Figure 7 shows the relative distribution of impacts associated with the use of SE HP, NGB, and OB. Among all categories, human impact is the largest contributing category by these heating technologies following climate change (i.e., global warming potential).
The unit processes with the most significant direct emissions are the processes in which fuels are burned. The largest impacts then come from the oil boiler, followed by the natural gas boiler. The emissions with the highest influence in this category are, besides CO2, sulfur dioxide and particulate emissions. For the Stirling cycle-based HP construction, nickel and lead manufacturing are the main contributors, besides copper, which is used in the electromotor.
For the impact on climate change, a substantial reduction is possible by replacing a natural gas or oil boiler with a high temperature heat pump. A reduction of up to 15% of the original impact is possible for the options that do not use natural gas. For the oil boiler, a reduction by almost one third is possible. For particulate matter, the oil-fired boiler gives a much higher environmental burden, comparatively. Many impact categories show similar results since the same emissions (see, e.g., emission of nitrogen oxides to air) is responsible for various environmental problems.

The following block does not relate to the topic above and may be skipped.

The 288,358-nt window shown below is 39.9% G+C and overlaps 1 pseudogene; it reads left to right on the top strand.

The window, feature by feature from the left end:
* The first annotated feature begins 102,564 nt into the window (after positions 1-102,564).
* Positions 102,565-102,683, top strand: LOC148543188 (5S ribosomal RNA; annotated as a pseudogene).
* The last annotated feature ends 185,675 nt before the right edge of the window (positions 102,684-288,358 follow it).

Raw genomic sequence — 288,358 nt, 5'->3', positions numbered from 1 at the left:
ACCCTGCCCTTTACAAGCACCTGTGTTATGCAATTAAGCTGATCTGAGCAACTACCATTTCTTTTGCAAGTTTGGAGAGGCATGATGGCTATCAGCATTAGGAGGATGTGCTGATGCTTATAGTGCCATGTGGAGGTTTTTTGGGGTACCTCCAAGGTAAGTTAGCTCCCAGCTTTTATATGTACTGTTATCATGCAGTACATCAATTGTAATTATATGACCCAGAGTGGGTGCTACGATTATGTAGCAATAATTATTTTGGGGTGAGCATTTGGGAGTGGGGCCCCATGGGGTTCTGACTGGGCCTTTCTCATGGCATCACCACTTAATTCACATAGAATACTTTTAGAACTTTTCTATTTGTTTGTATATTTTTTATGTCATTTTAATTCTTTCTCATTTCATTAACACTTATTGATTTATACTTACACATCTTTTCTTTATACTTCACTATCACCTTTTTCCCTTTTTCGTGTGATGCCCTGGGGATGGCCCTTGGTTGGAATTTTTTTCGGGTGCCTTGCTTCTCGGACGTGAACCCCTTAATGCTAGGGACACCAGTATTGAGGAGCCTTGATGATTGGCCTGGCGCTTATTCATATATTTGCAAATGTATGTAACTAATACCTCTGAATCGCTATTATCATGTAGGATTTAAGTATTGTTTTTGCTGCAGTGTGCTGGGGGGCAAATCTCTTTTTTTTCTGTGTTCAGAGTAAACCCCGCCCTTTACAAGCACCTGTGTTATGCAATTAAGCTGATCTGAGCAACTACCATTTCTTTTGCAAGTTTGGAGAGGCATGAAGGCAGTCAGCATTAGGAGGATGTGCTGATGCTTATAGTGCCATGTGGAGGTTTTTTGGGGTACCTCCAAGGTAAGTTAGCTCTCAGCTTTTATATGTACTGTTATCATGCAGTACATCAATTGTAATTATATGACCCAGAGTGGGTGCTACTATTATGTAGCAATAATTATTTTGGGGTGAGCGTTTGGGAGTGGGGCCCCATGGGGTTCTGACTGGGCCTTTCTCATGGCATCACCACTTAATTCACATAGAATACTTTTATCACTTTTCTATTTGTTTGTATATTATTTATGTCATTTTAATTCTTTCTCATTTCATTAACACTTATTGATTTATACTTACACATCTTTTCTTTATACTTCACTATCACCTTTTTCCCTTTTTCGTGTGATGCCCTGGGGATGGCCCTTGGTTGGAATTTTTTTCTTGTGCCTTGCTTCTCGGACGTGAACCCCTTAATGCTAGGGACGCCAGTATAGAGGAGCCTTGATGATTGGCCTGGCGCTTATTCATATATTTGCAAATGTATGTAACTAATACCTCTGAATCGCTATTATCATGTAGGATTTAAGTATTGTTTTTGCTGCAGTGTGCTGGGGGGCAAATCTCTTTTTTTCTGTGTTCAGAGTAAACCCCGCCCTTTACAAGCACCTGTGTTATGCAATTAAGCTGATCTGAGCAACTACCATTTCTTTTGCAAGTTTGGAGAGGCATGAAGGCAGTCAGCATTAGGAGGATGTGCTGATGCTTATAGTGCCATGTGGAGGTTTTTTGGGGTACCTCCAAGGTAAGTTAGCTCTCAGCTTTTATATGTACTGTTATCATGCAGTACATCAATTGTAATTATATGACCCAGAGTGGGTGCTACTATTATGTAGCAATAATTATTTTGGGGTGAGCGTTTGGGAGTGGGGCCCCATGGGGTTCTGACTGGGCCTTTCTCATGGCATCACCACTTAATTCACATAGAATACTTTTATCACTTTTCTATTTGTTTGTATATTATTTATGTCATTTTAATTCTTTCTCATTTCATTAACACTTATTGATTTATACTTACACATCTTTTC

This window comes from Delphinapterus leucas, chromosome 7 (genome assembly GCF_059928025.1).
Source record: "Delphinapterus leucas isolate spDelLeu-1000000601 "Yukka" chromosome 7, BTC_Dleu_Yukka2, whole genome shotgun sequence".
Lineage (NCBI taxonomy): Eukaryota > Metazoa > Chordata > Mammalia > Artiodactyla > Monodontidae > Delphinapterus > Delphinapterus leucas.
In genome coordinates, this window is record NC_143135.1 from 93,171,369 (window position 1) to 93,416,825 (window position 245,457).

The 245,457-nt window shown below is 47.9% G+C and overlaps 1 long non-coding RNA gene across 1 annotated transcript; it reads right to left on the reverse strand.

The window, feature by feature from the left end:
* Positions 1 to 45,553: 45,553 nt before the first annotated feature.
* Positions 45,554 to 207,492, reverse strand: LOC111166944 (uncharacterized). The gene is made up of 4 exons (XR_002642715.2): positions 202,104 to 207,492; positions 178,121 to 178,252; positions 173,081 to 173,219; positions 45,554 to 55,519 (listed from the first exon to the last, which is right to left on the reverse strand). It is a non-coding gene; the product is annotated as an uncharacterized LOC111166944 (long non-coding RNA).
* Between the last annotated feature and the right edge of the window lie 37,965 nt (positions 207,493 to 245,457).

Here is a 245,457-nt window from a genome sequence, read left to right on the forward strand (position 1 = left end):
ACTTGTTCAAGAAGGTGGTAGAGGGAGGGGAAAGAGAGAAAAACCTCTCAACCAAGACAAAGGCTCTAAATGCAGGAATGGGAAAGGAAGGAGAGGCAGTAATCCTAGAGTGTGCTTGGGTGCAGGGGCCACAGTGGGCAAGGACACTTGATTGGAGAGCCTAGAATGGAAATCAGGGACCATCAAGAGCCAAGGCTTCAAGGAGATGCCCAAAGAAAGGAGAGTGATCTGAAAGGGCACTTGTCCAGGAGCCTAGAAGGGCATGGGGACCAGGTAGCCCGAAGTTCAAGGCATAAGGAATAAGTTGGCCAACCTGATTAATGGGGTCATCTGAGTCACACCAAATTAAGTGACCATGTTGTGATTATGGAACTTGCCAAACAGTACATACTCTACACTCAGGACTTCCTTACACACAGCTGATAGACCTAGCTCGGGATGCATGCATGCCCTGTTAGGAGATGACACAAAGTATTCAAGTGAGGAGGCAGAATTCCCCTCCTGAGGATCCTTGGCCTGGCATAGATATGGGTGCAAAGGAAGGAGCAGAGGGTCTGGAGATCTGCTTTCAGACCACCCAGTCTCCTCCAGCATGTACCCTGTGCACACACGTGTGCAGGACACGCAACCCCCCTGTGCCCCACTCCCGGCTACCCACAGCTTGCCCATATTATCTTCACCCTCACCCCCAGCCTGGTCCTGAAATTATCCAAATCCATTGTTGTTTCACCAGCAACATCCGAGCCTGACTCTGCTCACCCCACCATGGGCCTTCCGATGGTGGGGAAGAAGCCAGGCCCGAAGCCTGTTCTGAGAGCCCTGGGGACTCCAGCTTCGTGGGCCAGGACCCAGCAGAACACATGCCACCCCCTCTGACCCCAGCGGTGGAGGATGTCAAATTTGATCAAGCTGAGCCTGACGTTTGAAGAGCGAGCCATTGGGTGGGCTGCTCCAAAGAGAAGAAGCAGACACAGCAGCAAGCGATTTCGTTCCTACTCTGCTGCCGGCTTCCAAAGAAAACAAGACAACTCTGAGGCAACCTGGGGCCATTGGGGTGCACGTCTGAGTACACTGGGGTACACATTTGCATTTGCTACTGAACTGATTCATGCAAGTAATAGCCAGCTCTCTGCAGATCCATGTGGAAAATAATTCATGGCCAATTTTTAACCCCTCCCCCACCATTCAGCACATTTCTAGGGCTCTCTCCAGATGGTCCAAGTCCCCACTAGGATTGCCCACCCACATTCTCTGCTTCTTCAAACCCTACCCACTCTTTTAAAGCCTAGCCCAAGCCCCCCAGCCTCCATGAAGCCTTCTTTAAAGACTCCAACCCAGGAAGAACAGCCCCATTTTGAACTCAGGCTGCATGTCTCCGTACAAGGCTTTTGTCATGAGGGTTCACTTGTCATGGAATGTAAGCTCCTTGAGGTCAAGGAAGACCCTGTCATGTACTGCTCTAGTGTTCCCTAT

Figure 8, Figure 9 and Figure 10 give a comparison of environmental impact for nine damage categories for construction + 1 year of operation (Figure 8), construction + 8 years of operation (Figure 9) and construction + 15 years of operation followed by decommissioning (Figure 10).
The already mentioned paper by Stamford et al. [11] gives a similar study done for a much smaller 1-kW Stirling engine HP and compares it with a gas-fired boiler. They concluded that the S.E. micro-CHP system offers an environmental and economic advantage over the oil boiler by 30%, similar to what is found here.

5. Conclusions

The study evaluated the environmental sustainability of a Stirling cycle-based HP using the LCA approach. The analysis conducted above shows that the manufacturing phase has the most impact during the life span (15 years) of a Stirling cycle-based HP in terms of environmental impacts. The results show that, for the Stirling cycle HP to produce 4 GWh heat output (including manufacturing phase, operation phase, and decommissioning phase), the global warming potential at the end of its life span is −5000 kg CO2 equivalent and acidification potential 202 kg SO2 equivalent.
This study also compared the environmental impacts of a Stirling cycle-based heat pump with that of an oil boiler and a natural gas-fired boiler for 500-kW heating. The major impacts of the oil boiler and the natural gas-fired boiler are during the use phase of the engine.